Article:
Both models are larger than their elder statesmen, thanks in part to the larger display size. Again, they're both noticeably thicker -- about 0.05 inches each, to be exact. The myTouch measures 4.8 x 2.46 x 0.41 inches (122 x 63 x 10.5mm) and tips the scale at 4.9 ounces (139g), while the myTouch Q hits the tape at 4.9 x 2.5 x 0.56 inches (124 x 63.5 x 14mm) and weighs 6.5 ounces (184g). While the myTouch still feels quite nice in the hand -- similar to the OG Incredible, actually -- the Q is much more formidable in both size and heft. Of course, this isn't much of a surprise, thanks to the keyboard, and we doubt that professional QWERTY users will mind the added bulk much. Last but not least, there are several color options. In addition to the black handsets seen here, the myTouch will also be available in dark red, while the myTouch Q will be offered in white.
At first glance, the 4-inch, 800 x 480 displays on the myTouch and myTouch Q look quite nice, with surprisingly good color saturation. Don't expect any stellar viewing angles, though: start looking at either device from an off angle, and the displays quickly lose any charm they had head-on. In particular, outdoor viewing is quite challenging, but it's about what you'd expect from a $50 smartphone. On the text input front, the display is quite responsive to finger input, which is a relief for folks who don't want to commit to the Q's physical keyboard.
At first glance, the 4-inch, 800 x 480 displays on the myTouch and myTouch Q look quite nice, with surprisingly good color saturation.
How does the display handle YouTube videos and other multimedia? Certainly, if you're itching to see a link that one of your buddies just posted on Facebook, you'll be fine for a brief viewing session. Color reproduction is pretty average, though, and that's with the "high quality" option enabled. Any prolonged video watching would only make the flaws even more apparent -- not to mention, more annoying. Video playback via Hulu Plus isn't even supported, so you might not even get to the point where you suffer low-quality video for extended periods of time. We gave Netflix a go and found the same color inaccuracies, but the myTouches were at least able to deliver fluid video quality. The stream only hiccupped a handful of times during an episode of "30 Rock."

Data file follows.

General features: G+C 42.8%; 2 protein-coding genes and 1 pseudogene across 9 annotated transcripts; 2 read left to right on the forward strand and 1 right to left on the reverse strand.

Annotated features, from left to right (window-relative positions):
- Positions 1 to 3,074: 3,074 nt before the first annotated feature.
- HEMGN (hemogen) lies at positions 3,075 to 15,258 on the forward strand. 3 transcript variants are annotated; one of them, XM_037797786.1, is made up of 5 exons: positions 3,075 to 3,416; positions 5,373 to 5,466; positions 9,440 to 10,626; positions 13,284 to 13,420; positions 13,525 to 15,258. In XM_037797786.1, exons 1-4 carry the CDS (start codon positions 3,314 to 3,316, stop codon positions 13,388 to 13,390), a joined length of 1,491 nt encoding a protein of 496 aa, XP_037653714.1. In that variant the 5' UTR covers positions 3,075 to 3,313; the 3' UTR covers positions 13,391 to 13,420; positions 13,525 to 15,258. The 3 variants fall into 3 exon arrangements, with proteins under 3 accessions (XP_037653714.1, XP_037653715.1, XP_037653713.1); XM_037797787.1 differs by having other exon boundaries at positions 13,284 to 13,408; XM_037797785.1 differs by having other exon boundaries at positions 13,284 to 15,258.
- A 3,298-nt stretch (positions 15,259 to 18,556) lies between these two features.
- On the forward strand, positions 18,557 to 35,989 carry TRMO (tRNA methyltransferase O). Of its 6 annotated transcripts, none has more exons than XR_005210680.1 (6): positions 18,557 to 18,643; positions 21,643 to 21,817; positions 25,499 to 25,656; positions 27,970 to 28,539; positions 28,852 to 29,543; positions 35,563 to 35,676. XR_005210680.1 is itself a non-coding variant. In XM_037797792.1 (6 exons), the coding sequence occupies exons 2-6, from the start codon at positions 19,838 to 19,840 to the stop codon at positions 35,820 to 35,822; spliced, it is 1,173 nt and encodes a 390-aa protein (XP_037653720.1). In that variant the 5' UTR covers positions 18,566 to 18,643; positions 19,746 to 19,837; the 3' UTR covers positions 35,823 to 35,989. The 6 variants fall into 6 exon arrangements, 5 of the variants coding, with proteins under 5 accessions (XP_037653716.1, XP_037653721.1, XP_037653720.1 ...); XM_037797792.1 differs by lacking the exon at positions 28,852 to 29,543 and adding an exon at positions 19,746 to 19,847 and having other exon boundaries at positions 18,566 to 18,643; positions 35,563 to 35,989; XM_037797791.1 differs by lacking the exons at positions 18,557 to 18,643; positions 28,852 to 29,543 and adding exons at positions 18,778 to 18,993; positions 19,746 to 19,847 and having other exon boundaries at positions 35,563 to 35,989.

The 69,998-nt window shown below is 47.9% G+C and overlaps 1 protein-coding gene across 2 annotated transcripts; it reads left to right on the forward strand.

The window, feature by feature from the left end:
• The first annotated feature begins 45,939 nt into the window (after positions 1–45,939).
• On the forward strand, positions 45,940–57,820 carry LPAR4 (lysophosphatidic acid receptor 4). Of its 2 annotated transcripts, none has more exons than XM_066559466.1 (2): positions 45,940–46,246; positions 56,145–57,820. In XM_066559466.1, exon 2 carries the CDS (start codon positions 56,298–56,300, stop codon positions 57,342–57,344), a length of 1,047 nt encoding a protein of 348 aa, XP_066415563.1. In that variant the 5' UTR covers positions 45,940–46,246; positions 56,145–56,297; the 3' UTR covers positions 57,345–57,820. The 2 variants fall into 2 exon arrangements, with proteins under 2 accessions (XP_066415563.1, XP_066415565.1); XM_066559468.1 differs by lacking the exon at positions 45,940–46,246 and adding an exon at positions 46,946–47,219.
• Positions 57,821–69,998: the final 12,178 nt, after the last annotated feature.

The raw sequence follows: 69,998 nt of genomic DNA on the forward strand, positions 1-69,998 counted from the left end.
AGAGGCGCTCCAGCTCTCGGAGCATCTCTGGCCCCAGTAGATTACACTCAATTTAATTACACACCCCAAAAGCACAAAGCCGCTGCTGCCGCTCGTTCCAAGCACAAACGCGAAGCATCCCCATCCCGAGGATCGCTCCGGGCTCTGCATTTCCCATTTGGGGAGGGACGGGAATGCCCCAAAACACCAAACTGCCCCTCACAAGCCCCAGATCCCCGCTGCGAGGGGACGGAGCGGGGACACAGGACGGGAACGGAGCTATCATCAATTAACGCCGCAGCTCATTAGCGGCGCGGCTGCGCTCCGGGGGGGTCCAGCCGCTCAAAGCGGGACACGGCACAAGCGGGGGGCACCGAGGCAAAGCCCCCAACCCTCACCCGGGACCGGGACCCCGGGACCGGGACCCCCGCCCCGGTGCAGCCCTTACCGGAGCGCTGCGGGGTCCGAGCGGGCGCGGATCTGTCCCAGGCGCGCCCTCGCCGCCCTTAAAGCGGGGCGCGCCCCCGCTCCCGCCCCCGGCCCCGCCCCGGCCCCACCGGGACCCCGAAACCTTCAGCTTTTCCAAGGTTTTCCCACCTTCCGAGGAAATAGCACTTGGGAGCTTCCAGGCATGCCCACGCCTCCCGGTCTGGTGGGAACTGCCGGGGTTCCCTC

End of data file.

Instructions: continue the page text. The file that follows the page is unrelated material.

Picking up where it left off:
This is our greatest disappointment with the myTouch and myTouch Q. As we previously mentioned, the two phones run Android 2.3.6, which is beginning to taste quite stale at this point. That said, the software at least runs well. Browsing web pages, sending tweets, snapping pictures and cranking out a few brief emails is a low-hassle affair. Occasionally, we noticed a brief delay when launching apps, but nothing to gripe about too much. As for multitasking, we were able to power up Spotify, respond to emails, monitor TweetDeck and access various websites without a substantial lag in performance.
T-Mobile myTouch softwareSee all photos
T-Mobile myTouch Q softwareSee all photos
There is, however, quite a bit of T-Mobile bloatware installed on the two devices. These include Access T-Mobile, a Setup app, T-Mobile Mall, T-Mobile Name ID and T-Mobile TV. The stock features aren't all bad, though, as a few manage to come in handy. First, Swype is on-board for those whose who prefer a connect-the-dots approach to brisk typing. Additionally, the myTouch-standard capacitive Genius button offers quick access to voice-activated calls, texts, web searches and other commands -- not unlike Siri and S Voice. Last time around, that button was a Q-only feature, but it now has a home on both models. We had no trouble with the Nuance Dragon-powered voice dictation: the software works as advertised regarding calling, searching and texting. As it happens, though, this is the app that took the longest time to launch. Wrapping up, there are swipeable shortcuts on the lock screen to text messages, the call screen, the camera or the regular unlock function. While this is nothing new (we've seen a similar setup on Acer tablets), it's still pretty useful for getting to frequently used apps quickly.
This may not surprise you, but these are hardly excellent cameras on either device. Still, they'll do in a pinch. When shooting outdoors, though, the colors on the myTouch Q are consistently softer than what you'll get on the regular myTouch. Overall image quality is pretty mediocre with a good bit of noise creeping into most photos, even fairly well-lit ones. In low-light situations or those that required a flash, we noticed a sharp drop-off in our shots -- many were downright awful. When taking night shots, both cameras had difficulty focusing as well. Unsurprisingly, it's a similar story with the 720p video from the rear-facing camera. You can use the camcorder if you don't have a better camera handy, but you probably won't want to hang on to any of that footage for the sake of posterity. We'll admit that we're spoiled by the flagships like the HTC One X, so this forgettable camera might in fact be a decent find in a handset at this price.
T-Mobile myTouch camera samplesSee all photos
T-Mobile myTouch Q camera samplesSee all photos